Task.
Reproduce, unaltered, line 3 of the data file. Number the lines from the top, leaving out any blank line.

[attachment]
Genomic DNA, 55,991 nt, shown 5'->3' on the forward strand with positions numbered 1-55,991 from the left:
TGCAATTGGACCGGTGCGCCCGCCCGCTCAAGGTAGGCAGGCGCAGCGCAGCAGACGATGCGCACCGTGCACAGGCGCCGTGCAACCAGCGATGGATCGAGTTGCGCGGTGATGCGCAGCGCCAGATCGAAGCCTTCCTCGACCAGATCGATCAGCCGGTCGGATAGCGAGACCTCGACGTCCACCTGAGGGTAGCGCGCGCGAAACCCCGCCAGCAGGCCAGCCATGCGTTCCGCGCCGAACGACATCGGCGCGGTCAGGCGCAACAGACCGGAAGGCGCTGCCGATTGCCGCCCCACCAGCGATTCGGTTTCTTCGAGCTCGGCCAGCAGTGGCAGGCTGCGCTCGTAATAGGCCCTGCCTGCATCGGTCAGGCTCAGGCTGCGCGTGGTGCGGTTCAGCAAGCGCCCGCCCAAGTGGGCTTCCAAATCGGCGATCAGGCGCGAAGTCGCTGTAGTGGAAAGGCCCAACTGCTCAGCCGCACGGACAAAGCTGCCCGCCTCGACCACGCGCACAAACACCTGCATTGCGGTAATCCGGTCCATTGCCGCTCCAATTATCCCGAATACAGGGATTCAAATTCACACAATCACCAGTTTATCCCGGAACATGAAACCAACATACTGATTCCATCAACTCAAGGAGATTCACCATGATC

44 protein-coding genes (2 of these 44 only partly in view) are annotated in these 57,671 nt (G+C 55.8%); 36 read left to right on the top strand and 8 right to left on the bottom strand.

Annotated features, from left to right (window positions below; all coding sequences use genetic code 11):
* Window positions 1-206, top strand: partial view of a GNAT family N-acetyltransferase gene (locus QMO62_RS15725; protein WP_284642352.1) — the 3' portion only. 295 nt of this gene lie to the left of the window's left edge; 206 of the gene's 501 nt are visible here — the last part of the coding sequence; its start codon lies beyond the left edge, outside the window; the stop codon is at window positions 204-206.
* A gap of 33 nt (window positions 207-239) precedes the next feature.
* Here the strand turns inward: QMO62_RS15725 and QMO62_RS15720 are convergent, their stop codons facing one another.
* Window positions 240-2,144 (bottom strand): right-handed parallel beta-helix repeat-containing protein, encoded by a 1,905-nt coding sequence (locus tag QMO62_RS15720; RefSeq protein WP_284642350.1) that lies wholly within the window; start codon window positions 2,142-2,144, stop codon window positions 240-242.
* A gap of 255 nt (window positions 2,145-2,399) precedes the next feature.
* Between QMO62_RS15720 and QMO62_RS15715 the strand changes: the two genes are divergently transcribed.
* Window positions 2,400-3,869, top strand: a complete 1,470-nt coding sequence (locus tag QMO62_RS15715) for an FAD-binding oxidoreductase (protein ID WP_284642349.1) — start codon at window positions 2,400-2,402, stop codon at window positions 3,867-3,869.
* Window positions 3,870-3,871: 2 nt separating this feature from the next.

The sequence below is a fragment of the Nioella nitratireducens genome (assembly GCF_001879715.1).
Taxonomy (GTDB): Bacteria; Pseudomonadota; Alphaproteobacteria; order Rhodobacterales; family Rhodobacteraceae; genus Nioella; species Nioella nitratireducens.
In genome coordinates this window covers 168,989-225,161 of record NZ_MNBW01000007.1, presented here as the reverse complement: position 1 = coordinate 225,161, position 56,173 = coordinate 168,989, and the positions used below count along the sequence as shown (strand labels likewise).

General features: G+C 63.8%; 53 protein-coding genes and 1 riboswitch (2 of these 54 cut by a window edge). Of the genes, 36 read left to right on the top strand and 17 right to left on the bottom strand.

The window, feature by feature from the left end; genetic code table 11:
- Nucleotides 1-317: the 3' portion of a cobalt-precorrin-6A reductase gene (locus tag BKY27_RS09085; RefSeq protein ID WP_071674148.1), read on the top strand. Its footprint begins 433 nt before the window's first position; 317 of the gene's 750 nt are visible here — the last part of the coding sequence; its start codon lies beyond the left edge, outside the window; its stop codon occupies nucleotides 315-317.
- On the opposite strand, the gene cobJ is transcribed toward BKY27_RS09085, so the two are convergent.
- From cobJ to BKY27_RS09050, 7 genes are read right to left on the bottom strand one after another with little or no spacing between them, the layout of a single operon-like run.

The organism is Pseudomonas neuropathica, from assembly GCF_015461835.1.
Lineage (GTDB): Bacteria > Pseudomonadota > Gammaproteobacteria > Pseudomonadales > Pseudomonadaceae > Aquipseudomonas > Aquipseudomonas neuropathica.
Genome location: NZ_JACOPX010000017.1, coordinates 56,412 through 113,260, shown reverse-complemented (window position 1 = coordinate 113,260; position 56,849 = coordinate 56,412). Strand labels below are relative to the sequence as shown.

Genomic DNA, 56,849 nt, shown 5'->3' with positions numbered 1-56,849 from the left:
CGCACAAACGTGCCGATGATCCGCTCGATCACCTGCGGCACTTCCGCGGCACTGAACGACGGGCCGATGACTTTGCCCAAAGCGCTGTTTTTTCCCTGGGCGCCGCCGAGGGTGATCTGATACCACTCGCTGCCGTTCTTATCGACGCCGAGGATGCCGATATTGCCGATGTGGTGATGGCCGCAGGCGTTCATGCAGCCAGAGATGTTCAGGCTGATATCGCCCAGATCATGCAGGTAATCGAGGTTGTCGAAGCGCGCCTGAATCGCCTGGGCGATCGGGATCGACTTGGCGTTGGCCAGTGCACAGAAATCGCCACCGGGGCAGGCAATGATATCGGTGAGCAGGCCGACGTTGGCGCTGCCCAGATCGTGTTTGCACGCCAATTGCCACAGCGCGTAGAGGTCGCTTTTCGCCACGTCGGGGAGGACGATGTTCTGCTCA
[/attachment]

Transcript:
44 protein-coding genes (2 of these 44 only partly in view) are annotated in these 57,671 nt (G+C 55.8%); 36 read left to right on the top strand and 8 right to left on the bottom strand.